Thompson Introduces Legislation to Protect Federal Computer and Information Systems

Washington, DC – Senate Governmental Affairs Committee Ranking Member Fred Thompson (R-TN) has introduced legislation to prevent the lapse of the Government Information Security Reform Act (GISRA), an important law which protects federal information systems from vulnerability to computer attacks by international and domestic terrorists, crime rings, and hackers.

“According to a recent survey, a majority of information technology professionals believe a major attack against the government is likely in the next year, and even more recognize the gap between the threat of an attack and the government?s preparedness. This is very telling. We are fighting a new war in a new age on unconventional fronts. We can not afford to overlook our nation?s technology infrastructure as we secure our homeland,” said Thompson.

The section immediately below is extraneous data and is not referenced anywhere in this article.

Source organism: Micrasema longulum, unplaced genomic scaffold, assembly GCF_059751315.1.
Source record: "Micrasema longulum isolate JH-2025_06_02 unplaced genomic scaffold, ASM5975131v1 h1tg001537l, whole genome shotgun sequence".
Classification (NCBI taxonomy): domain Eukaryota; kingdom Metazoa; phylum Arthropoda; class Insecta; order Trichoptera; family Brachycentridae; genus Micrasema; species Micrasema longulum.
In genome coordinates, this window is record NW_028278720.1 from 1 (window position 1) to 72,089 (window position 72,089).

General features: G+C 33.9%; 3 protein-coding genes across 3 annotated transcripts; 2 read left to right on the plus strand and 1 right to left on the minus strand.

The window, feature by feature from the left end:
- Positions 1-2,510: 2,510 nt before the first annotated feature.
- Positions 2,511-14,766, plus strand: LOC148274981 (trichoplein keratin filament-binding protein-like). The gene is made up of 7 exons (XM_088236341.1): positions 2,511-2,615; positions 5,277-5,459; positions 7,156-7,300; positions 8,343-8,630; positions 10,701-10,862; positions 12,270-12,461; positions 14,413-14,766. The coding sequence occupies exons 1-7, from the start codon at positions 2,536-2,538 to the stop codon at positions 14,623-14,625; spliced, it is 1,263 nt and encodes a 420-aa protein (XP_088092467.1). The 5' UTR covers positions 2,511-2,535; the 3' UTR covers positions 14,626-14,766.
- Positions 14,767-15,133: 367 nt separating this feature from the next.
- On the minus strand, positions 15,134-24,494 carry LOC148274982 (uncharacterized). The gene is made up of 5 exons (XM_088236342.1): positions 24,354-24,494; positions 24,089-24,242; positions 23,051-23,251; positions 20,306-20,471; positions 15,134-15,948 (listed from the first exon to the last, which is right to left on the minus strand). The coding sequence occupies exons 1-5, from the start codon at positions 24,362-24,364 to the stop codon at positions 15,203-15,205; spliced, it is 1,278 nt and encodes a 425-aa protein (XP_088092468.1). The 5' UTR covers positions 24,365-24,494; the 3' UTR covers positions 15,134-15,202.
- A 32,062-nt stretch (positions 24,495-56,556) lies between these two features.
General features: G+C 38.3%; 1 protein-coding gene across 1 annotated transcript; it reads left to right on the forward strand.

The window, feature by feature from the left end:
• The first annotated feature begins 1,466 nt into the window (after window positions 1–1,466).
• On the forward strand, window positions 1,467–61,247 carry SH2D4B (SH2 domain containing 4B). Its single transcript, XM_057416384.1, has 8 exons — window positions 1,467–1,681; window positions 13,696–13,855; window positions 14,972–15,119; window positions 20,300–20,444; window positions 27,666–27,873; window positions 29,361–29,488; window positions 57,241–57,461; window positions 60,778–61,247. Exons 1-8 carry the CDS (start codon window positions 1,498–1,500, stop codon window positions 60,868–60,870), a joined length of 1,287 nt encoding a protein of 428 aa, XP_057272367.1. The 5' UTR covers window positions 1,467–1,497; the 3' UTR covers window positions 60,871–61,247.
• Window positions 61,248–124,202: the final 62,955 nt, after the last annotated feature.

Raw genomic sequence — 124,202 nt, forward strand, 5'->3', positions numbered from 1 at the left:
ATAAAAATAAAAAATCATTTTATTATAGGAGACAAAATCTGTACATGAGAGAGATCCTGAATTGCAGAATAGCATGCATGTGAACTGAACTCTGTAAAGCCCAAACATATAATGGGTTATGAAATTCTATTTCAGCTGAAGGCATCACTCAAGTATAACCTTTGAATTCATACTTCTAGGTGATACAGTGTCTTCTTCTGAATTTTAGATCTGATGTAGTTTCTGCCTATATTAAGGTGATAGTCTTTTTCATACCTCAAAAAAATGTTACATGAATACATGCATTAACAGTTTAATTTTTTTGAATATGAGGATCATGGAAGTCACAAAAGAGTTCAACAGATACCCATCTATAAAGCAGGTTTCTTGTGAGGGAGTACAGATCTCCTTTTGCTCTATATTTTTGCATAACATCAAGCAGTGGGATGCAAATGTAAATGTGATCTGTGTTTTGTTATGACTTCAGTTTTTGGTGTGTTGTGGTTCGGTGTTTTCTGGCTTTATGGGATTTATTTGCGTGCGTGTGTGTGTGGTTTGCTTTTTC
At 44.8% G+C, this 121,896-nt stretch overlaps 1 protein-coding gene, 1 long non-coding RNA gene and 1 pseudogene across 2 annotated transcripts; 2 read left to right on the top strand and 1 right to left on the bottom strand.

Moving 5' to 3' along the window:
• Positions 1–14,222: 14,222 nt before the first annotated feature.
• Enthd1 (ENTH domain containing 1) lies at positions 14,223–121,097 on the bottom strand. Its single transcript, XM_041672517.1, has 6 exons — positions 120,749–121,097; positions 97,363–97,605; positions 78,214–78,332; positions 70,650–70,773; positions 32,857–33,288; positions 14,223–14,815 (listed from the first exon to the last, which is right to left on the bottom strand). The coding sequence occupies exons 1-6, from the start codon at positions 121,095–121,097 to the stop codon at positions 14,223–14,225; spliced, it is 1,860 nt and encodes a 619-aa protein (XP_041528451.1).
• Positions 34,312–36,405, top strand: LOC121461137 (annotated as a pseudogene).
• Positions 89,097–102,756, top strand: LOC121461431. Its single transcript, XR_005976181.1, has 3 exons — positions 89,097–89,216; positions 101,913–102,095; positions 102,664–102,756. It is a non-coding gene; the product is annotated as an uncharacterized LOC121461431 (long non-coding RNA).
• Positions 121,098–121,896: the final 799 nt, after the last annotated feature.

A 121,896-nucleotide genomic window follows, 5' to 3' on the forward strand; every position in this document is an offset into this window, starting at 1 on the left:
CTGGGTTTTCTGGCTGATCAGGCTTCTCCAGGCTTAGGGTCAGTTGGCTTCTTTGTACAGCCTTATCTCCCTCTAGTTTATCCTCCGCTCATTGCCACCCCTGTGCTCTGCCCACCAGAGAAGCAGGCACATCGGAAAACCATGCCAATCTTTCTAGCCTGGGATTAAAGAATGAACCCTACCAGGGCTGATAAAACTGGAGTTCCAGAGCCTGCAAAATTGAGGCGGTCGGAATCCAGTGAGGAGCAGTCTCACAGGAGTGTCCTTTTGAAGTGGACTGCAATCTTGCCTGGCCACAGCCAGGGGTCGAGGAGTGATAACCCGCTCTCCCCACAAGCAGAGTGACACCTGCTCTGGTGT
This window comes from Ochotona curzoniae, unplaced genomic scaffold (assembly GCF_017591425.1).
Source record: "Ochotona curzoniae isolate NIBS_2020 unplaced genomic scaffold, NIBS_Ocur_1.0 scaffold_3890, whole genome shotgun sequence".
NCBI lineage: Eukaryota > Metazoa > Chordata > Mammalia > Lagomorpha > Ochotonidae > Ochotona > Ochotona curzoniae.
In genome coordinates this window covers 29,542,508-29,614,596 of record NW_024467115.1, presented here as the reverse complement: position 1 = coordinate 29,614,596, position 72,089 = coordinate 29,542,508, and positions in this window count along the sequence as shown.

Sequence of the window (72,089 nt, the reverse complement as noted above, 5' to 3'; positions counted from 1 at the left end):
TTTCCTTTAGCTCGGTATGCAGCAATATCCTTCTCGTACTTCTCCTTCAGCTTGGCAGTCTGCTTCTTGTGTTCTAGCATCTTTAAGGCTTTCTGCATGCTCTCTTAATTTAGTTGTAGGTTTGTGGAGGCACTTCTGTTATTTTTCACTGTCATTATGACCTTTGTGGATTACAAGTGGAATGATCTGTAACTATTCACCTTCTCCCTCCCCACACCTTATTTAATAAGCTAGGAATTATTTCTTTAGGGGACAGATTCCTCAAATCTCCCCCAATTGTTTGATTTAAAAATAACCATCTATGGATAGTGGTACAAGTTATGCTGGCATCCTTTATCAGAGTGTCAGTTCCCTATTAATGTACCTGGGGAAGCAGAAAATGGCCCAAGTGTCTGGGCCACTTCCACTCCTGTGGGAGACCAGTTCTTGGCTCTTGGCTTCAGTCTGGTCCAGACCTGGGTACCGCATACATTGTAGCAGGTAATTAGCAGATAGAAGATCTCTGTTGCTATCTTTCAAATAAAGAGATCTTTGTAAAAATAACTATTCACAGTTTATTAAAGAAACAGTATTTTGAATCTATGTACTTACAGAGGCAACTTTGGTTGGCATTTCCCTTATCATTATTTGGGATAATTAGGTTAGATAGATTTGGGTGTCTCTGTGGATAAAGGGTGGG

After numerous Governmental Affairs Committee hearings and General Accounting Office reports identifying systematic failures of government information systems, Congress enacted the Government Information Security Reform Act, which requires federal agencies to develop and implement security policies. The law also provides the Office of Management and Budget with the authority to demand from agencies better plans for improving computer security. However, this law includes a sunset provision and is set to expire November 29, 2002. Senator Thompson?s legislation,

S. 3067, repeals the sunset and makes permanent the Government Information Security Reform Act.

“We must ensure that Federal agencies continue to protect their assets and prevent hackers and cyberterrorists from wreaking havoc with citizens? sensitive information. Americans trust that their personal information, such as taxpayer data, veterans? medical records, and social security portfolios, will be kept safe. Information security is too important to let this bill expire.”